For eight years I have constructed images of the vanishing Tallgrass Prairie as a metaphor for Mother Natures influence upon land and self. The vast skies, distant horizons and extreme space provide a climate of self awareness and understanding. My daily existence in this dimension on earth continues to motivate and define my artistic journey through life. Prairyerth, a Native American term for prairie soil, is the first installment in what will be a life long pursuit to capture and promote the conservation of this unique ecosystem.
The Tallgrass prairie once saturated more than 140 million acres of the United States, stretching from North Dakota to Texas. Less than 4 percent of this once vast prairie grassland survives today, making it one of the rarest and most endangered ecosystems in the world, as noted by the National Park Service. It was once the continent's largest continuous ecosystem, today it still hosts 400 species of plants, nearly 150 species of birds, 39 species of reptiles and amphibians, and 31 species of mammals. The largest remaining area still left unplowed is the Flint Hills region of Kansas and Oklahoma. This physiographic region averages 60 miles wide and stretches from the Nebraska border, south into northern Oklahoma. In addition, no other ecosystem in America removes as much carbon emission from the atmosphere as the prairie grasslands providing further evidence of its significance.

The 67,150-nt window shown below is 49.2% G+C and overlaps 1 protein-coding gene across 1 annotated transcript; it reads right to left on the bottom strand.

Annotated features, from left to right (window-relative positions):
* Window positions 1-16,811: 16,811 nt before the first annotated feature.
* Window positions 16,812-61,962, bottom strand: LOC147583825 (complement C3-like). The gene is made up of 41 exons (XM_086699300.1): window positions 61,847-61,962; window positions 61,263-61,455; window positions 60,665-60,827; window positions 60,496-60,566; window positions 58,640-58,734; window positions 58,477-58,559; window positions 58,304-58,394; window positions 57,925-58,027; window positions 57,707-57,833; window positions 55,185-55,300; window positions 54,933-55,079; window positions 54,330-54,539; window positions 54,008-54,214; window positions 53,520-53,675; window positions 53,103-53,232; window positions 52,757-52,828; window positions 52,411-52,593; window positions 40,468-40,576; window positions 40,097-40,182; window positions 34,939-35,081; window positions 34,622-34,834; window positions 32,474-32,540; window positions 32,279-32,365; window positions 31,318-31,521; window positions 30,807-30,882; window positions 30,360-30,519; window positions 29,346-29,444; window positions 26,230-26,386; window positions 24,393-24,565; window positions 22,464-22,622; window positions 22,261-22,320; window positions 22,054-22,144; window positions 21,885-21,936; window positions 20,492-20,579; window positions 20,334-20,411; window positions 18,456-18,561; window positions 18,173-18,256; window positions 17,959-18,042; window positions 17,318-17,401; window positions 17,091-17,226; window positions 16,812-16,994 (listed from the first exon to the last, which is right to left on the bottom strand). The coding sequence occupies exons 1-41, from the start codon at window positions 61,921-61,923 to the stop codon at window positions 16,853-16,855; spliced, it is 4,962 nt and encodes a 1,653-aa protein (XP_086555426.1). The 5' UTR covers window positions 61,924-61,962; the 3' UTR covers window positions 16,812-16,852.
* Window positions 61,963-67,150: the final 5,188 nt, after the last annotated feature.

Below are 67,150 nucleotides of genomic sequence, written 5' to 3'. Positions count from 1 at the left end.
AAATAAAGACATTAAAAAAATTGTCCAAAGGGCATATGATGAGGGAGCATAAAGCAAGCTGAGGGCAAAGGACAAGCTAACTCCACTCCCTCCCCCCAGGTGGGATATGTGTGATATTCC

The innate beauty and uniqueness of the Tallgrass Prairie has instilled an over whelming desire to bring awareness to this vanishing ecosystem. My passion for photography is challenged through it's great expanse of time and space. Through visual stimulation I intend to preserve and promote this unique corner of the earth.